"Bless the card!" sighed David thankfully as he sat down to smoke a good-night pipe and propped his feet contentedly against the little Hessian soldiers. The blaze of the logs on his own family hearth-stone, after many months of steam heaters in the hall bedrooms of cheap hotels, how it soothed his tired heart and gave it visions of happiness to come! The card was on his knee, where he could look from its pictured scene to the real one of which he was again a glad and grateful part.
"Bless the card!" whispered Letty Boynton to herself as she went to her moonlit bedroom. Her eyes searched the snowy landscape and found the parsonage, "over the hills and far away." Then her heart flew like a bird across the distance and beat its wings in gladness, for a faint light streamed from the parson's study windows and she knew that father and son were together. That, in itself, was enough, with David sleeping under the home roof; but to-morrow was coming and to-morrow might be hers—her very own!
"Bless the card!" said Reba Larrabee, the tears shining in her eyes as she left the minister alone with his son. "Bless everybody and everything! Above all, bless God, 'from whom all blessings flow.'"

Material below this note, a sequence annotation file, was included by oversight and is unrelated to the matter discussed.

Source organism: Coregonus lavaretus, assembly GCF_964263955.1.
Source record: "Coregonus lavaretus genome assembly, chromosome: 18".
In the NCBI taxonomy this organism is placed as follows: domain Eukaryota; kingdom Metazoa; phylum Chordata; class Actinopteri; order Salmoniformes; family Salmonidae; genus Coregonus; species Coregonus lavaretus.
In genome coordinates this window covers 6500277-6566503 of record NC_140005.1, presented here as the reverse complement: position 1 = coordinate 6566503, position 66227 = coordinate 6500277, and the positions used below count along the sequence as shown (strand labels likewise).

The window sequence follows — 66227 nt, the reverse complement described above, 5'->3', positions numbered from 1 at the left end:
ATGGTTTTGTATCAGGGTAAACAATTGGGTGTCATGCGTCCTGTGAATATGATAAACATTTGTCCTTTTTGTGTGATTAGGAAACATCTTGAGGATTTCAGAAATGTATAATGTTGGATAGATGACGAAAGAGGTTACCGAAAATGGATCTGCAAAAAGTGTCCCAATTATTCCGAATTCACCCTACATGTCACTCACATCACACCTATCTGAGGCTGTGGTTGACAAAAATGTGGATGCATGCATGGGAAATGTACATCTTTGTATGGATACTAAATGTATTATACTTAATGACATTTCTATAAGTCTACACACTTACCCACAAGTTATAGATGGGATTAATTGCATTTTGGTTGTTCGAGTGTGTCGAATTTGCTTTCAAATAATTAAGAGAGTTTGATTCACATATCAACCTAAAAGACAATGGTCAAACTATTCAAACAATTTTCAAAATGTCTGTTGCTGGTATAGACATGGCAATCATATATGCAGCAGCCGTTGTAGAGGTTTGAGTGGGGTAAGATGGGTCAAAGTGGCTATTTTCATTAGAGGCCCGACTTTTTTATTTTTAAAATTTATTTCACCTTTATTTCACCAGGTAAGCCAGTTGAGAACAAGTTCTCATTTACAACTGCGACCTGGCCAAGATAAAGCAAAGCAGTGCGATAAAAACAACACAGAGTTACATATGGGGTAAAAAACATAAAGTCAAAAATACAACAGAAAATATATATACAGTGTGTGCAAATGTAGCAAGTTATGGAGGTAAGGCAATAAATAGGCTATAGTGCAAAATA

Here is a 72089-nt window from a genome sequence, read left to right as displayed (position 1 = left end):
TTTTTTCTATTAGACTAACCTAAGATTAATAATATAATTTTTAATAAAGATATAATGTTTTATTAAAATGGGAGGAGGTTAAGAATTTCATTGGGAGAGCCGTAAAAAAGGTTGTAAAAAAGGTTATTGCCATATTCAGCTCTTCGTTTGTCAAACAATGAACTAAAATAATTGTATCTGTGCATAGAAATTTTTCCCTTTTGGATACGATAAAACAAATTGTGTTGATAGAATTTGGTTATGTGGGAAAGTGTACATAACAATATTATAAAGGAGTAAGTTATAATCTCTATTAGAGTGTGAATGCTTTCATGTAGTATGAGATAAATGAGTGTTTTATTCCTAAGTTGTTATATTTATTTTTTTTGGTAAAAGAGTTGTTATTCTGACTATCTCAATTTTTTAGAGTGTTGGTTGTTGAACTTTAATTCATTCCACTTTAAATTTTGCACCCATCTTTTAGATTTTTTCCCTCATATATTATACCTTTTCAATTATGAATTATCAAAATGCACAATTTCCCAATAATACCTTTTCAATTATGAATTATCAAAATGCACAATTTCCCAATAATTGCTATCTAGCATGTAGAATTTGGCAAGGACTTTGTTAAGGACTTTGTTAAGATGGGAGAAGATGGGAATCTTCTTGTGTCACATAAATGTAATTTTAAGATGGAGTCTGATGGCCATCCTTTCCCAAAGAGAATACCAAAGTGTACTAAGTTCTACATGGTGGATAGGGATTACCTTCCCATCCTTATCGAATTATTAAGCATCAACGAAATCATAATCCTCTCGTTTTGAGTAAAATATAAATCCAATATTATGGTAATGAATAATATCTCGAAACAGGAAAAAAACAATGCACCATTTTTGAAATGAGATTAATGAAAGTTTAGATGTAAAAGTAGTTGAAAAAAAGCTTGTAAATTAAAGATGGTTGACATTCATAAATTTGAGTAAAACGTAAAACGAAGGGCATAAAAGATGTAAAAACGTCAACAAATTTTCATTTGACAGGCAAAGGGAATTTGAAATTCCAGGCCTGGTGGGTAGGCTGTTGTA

"Bless the card," said Dick Larrabee when he went up the narrow parsonage stairs to the room of his boyhood and found everything as it had been years ago. He leaned the little piece of paper magic against the mantel clock, threw it a kiss, and then, opening his pocket-book, he went nearer to the lamp and took out the faded tintype of a brown-haired girl in a brown cape. "Bless the card!" he said again, with a new note in his voice: "Bless the girl! And bless to-morrow if it brings me what I want most in all the world!"